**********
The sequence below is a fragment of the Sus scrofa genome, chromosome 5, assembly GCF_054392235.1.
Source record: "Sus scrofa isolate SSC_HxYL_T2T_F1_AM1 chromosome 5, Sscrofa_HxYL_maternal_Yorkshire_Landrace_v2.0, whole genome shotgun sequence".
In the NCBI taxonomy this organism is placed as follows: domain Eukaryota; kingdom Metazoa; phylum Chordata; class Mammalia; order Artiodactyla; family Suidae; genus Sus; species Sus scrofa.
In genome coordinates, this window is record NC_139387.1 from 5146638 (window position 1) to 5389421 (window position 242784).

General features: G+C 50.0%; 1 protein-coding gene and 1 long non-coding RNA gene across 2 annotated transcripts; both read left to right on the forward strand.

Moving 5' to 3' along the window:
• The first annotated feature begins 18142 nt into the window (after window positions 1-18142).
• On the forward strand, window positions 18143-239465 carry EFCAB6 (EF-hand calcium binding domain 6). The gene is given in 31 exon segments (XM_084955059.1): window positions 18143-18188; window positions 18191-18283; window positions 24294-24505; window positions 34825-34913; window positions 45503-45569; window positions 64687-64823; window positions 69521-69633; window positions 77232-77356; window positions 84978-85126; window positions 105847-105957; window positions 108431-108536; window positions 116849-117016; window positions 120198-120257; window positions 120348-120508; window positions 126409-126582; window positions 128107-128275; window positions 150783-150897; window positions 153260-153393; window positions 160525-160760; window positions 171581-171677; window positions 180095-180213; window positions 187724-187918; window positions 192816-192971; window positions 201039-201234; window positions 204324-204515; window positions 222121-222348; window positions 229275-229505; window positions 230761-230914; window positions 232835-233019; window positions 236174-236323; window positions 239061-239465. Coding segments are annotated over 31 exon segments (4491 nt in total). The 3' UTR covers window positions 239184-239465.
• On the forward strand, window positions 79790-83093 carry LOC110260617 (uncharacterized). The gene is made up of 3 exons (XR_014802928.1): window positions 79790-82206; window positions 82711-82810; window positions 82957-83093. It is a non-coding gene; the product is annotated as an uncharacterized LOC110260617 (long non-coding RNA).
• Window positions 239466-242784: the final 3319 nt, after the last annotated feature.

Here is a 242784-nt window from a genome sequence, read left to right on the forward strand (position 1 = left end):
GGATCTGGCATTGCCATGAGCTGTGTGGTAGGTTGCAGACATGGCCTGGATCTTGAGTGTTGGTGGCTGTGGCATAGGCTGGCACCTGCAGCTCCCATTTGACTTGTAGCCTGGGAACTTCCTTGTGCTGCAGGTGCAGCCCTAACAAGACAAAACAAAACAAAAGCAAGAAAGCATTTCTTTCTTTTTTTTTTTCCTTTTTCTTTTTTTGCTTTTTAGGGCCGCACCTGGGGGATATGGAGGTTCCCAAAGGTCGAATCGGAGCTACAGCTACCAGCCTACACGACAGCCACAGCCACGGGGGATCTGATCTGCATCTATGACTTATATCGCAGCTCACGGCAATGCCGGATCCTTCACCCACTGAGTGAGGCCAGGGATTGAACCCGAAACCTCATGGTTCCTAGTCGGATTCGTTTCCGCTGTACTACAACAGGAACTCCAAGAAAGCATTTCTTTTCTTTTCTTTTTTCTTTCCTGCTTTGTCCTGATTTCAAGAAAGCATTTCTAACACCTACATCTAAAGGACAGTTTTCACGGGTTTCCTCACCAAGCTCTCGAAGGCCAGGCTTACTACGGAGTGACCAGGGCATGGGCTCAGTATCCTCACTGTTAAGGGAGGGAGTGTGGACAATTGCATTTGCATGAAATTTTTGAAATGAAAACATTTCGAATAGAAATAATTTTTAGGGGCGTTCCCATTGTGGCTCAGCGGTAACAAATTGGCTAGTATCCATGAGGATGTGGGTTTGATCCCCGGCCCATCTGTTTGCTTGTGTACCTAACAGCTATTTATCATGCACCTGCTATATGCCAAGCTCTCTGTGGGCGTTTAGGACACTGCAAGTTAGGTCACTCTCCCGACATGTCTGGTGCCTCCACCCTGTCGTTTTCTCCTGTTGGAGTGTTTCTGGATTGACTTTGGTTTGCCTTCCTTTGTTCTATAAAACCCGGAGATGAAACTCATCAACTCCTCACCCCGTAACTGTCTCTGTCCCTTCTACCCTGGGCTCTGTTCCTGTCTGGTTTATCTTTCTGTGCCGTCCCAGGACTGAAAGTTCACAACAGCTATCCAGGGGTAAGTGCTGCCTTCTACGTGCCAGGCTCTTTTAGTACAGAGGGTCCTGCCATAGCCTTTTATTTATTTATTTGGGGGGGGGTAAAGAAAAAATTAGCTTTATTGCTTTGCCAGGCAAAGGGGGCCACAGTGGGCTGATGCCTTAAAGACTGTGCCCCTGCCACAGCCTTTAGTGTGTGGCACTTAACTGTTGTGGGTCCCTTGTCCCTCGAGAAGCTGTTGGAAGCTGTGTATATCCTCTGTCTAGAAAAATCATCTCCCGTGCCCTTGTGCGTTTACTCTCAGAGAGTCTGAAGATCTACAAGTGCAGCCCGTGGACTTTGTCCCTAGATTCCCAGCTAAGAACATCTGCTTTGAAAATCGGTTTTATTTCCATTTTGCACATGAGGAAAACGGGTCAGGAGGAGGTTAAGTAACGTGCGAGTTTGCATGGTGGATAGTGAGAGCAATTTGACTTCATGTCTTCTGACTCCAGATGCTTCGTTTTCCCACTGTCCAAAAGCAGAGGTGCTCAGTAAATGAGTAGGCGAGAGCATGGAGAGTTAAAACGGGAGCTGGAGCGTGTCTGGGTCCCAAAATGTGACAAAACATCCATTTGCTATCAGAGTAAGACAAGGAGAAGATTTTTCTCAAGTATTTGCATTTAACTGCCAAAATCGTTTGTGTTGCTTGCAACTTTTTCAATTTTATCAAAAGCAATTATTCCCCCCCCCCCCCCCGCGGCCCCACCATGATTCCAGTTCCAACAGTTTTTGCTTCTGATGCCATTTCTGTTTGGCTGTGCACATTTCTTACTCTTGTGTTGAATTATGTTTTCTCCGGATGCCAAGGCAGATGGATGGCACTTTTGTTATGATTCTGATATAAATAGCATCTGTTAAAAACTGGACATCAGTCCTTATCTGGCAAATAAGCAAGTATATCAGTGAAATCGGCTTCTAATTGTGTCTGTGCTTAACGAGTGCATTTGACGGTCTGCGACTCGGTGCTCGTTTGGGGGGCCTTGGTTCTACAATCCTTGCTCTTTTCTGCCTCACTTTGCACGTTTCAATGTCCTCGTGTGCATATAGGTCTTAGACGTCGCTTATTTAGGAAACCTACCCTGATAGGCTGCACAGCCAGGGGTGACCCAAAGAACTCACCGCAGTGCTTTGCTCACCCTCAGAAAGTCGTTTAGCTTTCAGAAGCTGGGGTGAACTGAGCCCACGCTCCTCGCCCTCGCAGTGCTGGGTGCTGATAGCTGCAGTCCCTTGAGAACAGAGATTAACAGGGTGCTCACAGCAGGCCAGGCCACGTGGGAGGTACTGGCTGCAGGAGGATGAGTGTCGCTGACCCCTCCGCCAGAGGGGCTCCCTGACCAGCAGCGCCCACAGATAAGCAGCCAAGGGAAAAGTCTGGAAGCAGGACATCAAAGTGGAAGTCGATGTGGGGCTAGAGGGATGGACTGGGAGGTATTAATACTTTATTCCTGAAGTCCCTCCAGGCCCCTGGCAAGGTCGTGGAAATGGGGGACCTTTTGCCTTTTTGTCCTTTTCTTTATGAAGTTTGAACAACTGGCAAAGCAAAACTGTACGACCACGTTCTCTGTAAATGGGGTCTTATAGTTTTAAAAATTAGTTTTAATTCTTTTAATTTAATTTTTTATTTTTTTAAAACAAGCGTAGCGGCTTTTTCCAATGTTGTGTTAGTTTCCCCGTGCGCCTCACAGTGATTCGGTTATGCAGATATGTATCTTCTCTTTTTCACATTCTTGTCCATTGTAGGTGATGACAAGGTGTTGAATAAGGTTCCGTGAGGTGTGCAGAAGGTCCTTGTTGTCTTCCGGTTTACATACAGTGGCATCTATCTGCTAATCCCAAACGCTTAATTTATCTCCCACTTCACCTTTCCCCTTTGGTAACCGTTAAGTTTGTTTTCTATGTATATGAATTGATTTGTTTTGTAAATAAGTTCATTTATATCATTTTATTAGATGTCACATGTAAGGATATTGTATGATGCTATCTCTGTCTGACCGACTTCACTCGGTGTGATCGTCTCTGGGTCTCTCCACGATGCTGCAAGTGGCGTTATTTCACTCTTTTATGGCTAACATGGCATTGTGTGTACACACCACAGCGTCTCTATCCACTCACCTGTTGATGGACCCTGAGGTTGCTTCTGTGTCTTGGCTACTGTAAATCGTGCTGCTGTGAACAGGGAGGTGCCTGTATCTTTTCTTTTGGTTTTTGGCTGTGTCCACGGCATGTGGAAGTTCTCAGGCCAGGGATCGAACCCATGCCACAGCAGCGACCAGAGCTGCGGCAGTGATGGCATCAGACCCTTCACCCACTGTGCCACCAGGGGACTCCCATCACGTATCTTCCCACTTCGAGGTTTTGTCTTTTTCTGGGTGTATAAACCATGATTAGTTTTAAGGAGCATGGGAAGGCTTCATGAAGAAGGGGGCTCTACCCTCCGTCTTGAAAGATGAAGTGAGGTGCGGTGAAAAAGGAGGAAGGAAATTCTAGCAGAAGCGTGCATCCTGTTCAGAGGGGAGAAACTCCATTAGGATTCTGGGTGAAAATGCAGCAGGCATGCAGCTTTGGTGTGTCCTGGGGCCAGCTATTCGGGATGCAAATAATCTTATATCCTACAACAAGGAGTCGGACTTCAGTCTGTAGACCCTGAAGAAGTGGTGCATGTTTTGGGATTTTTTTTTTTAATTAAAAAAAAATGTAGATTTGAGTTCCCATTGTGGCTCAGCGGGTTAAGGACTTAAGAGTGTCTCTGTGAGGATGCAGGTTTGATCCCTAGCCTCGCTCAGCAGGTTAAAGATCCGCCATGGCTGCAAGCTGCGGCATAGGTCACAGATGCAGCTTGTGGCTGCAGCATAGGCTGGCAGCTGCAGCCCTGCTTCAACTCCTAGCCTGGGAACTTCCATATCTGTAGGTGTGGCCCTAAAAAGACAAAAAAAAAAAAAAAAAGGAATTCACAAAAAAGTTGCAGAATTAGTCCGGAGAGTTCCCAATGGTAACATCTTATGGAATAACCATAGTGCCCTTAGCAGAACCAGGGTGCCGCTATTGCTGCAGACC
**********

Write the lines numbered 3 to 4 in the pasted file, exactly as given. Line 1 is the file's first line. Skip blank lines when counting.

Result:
In the NCBI taxonomy this organism is placed as follows: domain Eukaryota; kingdom Metazoa; phylum Chordata; class Mammalia; order Artiodactyla; family Suidae; genus Sus; species Sus scrofa.
In genome coordinates, this window is record NC_139387.1 from 5146638 (window position 1) to 5389421 (window position 242784).